The need for good manufacturing practices (GMP) fermentation is likely to increase during the next several years—at a time
when many pharmaceutical businesses are rationalizing and sometimes downsizing their core manufacturing operations, resulting
in what many believe will be a growing need to identify outsourced fermentation sources to augment their own supply chains.
Seeking additional outsourcing strategies while working to ensure quality for their end products, manufacturers are increasingly
challenged when sourcing such specialized functions as large-scale fermentation.
GMP fermentation today is a complex process that requires a large investment in expertise, equipment, process, and quality
control, and very few companies in the industry currently have or choose to invest in developing those resources in-house.
A deep understanding of quality systems, strain development, process development, scale-up, isolation, and purification can
help ensure pharmaceutical firms make the right decisions in large-scale fermentation outsourcing and help companies make
the right choices for their supply-chain requirements.
Make or buy?
The fermentation of microorganisms is the basis for the production of a wide range of products such as antibiotics, hormones,
and specialized proteins, thereby making fermentation an important process for related commercial products. Fermentation is
frequently the preferred production method, particularly with therapeutic proteins or chemical compounds requiring a multistep
synthetic process offering the optimal economic route and allowing firms to shorten their production process and time to market.
Because of the importance of fermentation in the industry, it figures prominently in a company's overall decision regarding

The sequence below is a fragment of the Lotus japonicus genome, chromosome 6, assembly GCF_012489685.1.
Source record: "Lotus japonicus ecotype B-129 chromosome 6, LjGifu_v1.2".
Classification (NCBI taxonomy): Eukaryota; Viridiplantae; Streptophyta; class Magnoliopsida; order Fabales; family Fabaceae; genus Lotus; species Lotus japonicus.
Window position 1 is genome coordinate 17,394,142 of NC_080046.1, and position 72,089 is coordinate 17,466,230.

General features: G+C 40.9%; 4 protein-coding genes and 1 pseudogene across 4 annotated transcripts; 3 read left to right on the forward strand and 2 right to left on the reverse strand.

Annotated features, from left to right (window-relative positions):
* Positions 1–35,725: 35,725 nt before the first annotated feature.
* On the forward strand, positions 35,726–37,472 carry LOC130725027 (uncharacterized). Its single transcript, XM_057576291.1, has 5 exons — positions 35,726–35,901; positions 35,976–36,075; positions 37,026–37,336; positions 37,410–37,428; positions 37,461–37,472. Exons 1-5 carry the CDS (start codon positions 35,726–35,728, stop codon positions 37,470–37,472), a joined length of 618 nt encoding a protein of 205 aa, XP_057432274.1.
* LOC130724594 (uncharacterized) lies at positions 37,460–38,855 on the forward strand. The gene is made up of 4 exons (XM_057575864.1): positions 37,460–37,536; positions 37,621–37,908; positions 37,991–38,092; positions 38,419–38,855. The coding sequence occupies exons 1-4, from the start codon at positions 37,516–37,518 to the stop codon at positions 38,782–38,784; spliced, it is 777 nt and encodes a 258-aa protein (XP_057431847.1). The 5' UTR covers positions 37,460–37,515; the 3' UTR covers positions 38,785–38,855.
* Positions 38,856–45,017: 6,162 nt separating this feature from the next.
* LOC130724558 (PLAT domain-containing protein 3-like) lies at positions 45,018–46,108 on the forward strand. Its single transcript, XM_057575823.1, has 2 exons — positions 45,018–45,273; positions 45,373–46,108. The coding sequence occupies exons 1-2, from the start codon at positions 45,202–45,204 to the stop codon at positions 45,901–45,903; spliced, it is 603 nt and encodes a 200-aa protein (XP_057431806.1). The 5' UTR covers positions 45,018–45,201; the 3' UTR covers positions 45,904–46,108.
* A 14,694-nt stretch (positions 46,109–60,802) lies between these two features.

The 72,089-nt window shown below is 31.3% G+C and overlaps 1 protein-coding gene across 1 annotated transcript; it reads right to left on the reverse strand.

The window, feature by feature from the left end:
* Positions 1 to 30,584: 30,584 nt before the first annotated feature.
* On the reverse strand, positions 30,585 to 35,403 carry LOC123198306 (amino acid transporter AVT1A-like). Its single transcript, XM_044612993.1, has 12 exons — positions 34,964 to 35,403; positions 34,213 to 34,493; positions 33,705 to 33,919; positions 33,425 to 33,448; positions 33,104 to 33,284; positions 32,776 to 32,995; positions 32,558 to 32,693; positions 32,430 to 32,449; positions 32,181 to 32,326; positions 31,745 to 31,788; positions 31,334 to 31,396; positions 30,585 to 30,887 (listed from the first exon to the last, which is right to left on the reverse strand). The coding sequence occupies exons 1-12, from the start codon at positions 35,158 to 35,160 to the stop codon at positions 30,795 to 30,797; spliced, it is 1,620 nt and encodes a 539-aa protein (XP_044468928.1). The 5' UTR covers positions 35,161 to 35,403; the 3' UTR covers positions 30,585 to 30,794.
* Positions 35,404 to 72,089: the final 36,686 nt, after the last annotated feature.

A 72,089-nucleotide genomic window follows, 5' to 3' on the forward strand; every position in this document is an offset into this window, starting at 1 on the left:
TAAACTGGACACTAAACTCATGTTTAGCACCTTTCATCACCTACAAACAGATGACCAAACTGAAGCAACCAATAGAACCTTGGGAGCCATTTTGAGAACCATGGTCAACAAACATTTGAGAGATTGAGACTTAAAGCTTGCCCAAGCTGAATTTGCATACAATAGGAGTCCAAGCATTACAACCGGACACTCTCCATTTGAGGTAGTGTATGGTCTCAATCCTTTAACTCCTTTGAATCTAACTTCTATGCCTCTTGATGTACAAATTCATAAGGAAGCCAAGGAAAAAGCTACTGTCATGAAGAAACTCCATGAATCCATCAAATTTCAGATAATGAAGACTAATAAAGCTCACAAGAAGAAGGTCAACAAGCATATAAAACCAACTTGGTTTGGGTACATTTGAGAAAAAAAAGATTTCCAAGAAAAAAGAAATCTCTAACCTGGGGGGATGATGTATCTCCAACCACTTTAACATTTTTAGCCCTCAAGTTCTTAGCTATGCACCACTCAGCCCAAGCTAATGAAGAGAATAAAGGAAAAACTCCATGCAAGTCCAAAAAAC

which processes and functions it must outsource.
With GMP fermentation, quality is built into the entire process, as opposed to simply testing for product quality at the end
of the process. Fermentation achieved in this manner is expensive to implement—a key factor to consider. A pharmaceutical
business or its fermentation services provider must maintain the facilities, procedures, and controls needed to ensure that
the manufacturing, packaging, and handling of the product is conducted in a way that meets the requirements of regulatory
agencies regarding safety, product identity, quality, and purity characteristics. Essentially, for a specialized function
such as GMP fermentation, the "make" decision is simply not an option for most companies, and they must outsource this key
Figure 1 (ALL IMAGES ARE COURTESY OF PFIZER INC.)
Fortunately, selecting an outside provider offloads a number of procedures and controls related to the fermentation process,
including raw material qualification, master and batch production records, change control procedures, deviation investigations,
fermentation sterilization validation, downstream process validation, cleaning validation, equipment qualification, expiration
testing, and stability testing.
Perhaps the biggest factor that drives pharmaceutical manufacturers toward the "buy" decision for fermentation is cost. The
capital investment for a properly equipped current good manufacturing practices (CGMP) fermentation facility, including manufacturing
equipment and utilities, is significant and often runs into the high tens of millions of dollars. In addition, the provision
and training of a technical staff (manufacturing, technical support, quality assurance and quality control, engineering, maintenance
and utilities, etc.) further adds to the investment required. By outsourcing to a company that already has the staff and facilities
in place, customers can significantly accelerate their timeline and minimize overall investment. Quite often, outsourcing
to a specialized provider of custom fermentation services is the lower cost option, a key driver in swaying executive management
in a time of tight cost controls.
Once the outsourcing path is chosen, the supplier selection process requires a series of key considerations for making the
right contracting decisions regarding large-scale fermentation.